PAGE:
Labor Fairness: Unpaid Actor Edition
by New Dealer
The Flea Theatre was founded in New York City in 1996 by Sigourney Weaver and her husband Jim Simpson. Since then, they have grown to be a firm and popular presence in the New York downtown theatre scene from their perch in the formally industrial and now very chic and expensive TriBeCa neighborhood. TriBeCa stands for Triangle Between Canal and became the area where people fled when they could no longer afford SOHO because of factories turned into fashionable loft spaces. They are hoping to start performing in 2015 in a new theatre that will cost 18.5 million dollars. Nearly 9 million dollars will come from the New York City and State Governments. The rest will come from private donations.
There is one problem. The Flea does not pay their actors and never really has. Rather they use an unpaid company of largely young actors called The Bats.
Disclaimer: I was a literary intern at the Flea Theater when in 2003-2004 when I was a young would-be director. They were largely gracious and kind to me and I always saw them be gracious and kind to the BATS.
I’m not sure how I feel about The Flea being able to raise 18 million dollar for a new theatre while still relying on free labor in terms of acting talent (something any theatre needs) and free office labor (something every theatre needs).
Here are some cold facts. Theatre and all other creative industries will always be tough industries where demand of people wanting jobs vastly outpaces the supply of jobs. Most people who are paid theatre artists do not make much money. Many if not most artists know this and are willing to make the trade-offs. It is also true that the BATS program does offer real opportunities for young theatre artists to work on very ambitious projects and also with talented and professional playwrights and directors. Most of these young actors would probably still be in New York and going on auditions or performing for the umpteenth no budget version of Hamlet in a small 5 floor walk-up theatre even if the BATS program does not exist. Every year hundreds if not thousands of young people go to New York for theatre and other artistic dreams and many might try and start their own theatre companies. A few will succeed, most will fail. Unlike other programs, the Flea seems to be providing real experience and training.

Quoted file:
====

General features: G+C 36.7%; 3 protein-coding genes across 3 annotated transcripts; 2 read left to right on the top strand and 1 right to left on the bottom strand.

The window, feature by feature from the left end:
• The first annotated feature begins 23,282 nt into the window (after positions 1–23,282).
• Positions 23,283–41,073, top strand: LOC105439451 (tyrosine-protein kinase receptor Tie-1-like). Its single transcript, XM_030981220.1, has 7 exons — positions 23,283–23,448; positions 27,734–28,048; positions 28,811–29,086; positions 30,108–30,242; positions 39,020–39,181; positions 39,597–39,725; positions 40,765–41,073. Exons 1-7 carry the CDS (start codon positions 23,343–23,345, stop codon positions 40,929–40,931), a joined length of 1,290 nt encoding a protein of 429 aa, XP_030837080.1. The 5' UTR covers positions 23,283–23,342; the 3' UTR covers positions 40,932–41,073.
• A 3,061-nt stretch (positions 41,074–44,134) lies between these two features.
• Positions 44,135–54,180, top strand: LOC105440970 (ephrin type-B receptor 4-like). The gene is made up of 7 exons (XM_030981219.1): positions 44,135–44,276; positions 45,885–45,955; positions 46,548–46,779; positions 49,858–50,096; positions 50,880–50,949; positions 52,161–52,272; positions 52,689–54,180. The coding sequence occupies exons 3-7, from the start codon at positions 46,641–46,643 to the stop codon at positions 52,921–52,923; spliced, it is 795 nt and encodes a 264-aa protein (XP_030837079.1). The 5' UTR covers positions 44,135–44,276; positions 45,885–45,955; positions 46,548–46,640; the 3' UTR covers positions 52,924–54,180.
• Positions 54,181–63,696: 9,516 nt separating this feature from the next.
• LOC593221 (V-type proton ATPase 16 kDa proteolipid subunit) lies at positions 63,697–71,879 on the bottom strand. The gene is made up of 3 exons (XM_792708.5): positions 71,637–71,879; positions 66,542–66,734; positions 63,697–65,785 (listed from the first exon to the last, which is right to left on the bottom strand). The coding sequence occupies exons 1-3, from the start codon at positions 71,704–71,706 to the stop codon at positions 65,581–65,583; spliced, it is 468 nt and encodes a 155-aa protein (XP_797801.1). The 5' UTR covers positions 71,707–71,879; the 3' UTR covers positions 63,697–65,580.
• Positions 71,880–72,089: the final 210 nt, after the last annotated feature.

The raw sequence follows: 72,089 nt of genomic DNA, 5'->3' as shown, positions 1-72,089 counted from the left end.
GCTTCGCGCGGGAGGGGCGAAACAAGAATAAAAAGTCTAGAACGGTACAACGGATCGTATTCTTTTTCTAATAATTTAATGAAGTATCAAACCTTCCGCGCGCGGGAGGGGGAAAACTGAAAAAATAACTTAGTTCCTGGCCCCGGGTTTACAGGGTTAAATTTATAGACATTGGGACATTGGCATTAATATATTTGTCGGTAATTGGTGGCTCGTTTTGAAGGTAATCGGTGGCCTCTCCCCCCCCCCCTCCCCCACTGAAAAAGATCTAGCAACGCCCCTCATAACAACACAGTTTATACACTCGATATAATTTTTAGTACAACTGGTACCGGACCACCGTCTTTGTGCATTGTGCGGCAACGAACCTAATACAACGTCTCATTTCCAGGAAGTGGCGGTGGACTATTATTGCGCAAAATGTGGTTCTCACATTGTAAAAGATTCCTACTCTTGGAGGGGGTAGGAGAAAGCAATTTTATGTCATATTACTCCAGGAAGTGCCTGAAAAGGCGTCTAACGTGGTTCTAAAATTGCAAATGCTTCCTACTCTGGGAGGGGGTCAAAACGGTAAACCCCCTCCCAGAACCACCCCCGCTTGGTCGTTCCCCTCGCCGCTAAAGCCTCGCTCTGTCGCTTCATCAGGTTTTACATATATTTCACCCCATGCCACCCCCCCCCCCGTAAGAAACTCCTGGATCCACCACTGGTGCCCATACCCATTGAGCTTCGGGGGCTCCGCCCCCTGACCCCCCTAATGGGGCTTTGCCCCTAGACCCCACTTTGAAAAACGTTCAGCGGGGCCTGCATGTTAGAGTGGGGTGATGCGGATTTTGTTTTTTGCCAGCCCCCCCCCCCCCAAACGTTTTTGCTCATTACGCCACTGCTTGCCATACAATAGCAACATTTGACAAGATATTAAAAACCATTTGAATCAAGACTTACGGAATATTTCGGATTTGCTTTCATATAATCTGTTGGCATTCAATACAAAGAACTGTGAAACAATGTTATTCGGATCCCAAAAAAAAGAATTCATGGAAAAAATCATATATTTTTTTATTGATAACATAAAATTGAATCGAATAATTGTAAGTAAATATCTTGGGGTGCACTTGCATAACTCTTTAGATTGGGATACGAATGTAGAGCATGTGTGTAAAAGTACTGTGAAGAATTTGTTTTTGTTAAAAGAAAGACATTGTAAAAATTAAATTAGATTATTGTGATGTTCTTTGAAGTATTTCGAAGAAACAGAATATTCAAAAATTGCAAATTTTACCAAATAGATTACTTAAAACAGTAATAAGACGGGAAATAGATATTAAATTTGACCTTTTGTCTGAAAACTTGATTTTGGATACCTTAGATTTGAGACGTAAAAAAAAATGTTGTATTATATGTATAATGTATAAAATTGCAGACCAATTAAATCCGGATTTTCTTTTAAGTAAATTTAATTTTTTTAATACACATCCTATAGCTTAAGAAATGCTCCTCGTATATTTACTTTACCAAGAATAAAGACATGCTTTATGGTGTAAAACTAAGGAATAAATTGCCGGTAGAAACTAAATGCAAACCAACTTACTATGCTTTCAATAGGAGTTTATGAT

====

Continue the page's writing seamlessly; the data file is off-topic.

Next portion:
However, the Flea is no longer an upstart theatre, if indeed they ever were. They were partially founded by a very famous movie star (and she is also a very sweet person who liked my hat and bought me a cookie). They produce daring and experimental plays but also have enough cache to be able to lobby multi-million dollar donations from the New York City and New York State governments.
I do not blame the Flea for lobbying the government for this money or for private donations. People seem to be willing to give money to fancy buildings because buildings are permanent structures and you get your name on a wall somewhere. It seems much harder to get people to pay into some kind of endowment or trust fund so a theatre can pay actors and designers and playwrights and directors. This is more abstract than a building but necessary. What is an 18.5 million dollar building without any actors? Certainly not a theatre.
I was never the best director in the world and even with my grad school education, I am probably not as good as I think I am. Who knows whether I would have been successful or not if I continued with theatre instead of heading to the safety of law school? Even with the law school crisis, I am doing much better financially than I ever did in theatre. There are also a lot of people who do theatre for passion and always know that they will have day jobs or night jobs. Sometimes these people do community theatre, sometimes it is very hard to tell the difference between a community theatre and a semi-professional one in terms of talent and skill level. The Flea is a professional theatre though. They were founded by people with serious theatre backgrounds, they are located in the heart of the American Theatre World (being in NYC almost makes any classification as a community theatre impossible. There are some theatres in NYC without much respect and are often mocked but that is another story), they get articles written about them in the New York Times and their plays are reviewed by the Times. And all of that adds up that they should find a way to pay their actors even if it is a small stipend of a few hundred dollars.
This is probably something I care about more than the rest of the Ordinary Times crowd because of my former attempts at trying to be a theatre director. It is also harder to be outraged at the idea of people acting for free over the wages of fast-food workers and Wal-Mart employees but to me it is all part of a large group of symptoms and that is that we don’t care for labor in this country and that can lead to very bad things happening. Almost everyone likes some kind of performance from TV, Film, to Music, and Theatre. These depend on more than just a handful of stars who can command top dollar. You also need people to play small parts and background artists and these people deserve just as much respect as the big names.